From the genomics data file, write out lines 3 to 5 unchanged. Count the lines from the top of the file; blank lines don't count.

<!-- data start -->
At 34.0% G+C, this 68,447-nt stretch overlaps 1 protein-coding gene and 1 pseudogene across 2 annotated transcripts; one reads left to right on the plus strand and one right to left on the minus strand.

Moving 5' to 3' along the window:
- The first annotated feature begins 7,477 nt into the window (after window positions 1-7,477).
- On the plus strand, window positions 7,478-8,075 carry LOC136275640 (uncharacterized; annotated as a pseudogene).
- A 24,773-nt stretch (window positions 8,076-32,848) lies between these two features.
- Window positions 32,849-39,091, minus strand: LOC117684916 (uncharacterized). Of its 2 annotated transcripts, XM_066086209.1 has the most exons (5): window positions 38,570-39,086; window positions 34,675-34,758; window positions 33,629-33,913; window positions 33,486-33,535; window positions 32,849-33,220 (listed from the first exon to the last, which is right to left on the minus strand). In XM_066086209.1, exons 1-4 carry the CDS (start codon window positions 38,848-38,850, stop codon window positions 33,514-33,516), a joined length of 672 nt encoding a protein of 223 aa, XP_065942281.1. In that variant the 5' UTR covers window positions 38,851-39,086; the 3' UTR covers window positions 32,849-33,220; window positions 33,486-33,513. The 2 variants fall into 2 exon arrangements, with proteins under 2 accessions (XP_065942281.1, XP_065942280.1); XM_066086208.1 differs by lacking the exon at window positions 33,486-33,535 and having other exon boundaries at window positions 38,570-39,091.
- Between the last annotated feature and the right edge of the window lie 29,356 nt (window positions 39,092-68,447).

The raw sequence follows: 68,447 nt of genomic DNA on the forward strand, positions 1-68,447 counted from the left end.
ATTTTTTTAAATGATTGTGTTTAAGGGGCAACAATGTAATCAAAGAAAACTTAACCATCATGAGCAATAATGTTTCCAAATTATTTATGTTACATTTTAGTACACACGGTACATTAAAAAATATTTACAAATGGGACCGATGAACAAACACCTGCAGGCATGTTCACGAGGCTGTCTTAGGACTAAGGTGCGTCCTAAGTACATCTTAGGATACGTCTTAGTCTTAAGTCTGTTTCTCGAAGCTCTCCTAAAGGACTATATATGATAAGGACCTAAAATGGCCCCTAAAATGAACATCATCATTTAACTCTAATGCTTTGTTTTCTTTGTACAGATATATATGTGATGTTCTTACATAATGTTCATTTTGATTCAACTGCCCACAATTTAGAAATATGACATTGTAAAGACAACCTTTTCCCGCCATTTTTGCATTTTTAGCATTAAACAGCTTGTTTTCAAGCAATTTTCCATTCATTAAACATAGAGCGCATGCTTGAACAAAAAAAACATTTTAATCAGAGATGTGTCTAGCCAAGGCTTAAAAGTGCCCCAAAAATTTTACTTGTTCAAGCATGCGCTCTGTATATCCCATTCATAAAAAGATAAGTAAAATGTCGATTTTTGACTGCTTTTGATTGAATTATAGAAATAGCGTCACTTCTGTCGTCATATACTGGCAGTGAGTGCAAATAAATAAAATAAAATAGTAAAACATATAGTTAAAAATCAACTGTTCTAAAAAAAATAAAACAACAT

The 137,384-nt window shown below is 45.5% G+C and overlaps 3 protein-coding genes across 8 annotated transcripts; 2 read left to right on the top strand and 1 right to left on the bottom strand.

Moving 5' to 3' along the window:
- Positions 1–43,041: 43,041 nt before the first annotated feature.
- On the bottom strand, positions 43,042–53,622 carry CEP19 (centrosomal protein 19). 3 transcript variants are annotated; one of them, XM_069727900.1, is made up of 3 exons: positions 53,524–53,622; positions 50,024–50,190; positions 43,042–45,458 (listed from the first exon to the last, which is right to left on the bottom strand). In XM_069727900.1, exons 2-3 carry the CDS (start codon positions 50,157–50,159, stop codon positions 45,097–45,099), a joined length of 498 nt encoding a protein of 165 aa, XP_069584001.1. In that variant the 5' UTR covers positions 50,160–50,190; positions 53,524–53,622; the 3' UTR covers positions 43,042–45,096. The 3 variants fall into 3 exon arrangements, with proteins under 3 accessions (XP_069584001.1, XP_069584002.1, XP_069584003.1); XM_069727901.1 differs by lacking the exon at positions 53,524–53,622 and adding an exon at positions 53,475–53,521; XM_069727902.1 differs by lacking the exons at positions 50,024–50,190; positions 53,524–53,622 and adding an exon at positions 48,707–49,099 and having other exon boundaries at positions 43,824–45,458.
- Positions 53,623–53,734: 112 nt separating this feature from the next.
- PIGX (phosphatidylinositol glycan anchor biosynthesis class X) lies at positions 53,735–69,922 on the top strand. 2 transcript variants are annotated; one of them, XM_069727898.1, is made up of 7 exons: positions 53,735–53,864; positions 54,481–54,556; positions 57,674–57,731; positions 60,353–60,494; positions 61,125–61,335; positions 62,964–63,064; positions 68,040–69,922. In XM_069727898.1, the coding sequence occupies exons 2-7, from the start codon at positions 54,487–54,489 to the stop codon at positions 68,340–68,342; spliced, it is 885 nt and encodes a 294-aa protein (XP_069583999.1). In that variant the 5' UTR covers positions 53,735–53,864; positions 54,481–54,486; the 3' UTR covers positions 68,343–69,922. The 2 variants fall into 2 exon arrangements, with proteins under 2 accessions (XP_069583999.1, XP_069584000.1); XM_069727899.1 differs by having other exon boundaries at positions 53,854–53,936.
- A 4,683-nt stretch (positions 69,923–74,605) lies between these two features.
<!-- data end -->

- The first annotated feature begins 7,477 nt into the window (after window positions 1-7,477).
- On the plus strand, window positions 7,478-8,075 carry LOC136275640 (uncharacterized; annotated as a pseudogene).
- A 24,773-nt stretch (window positions 8,076-32,848) lies between these two features.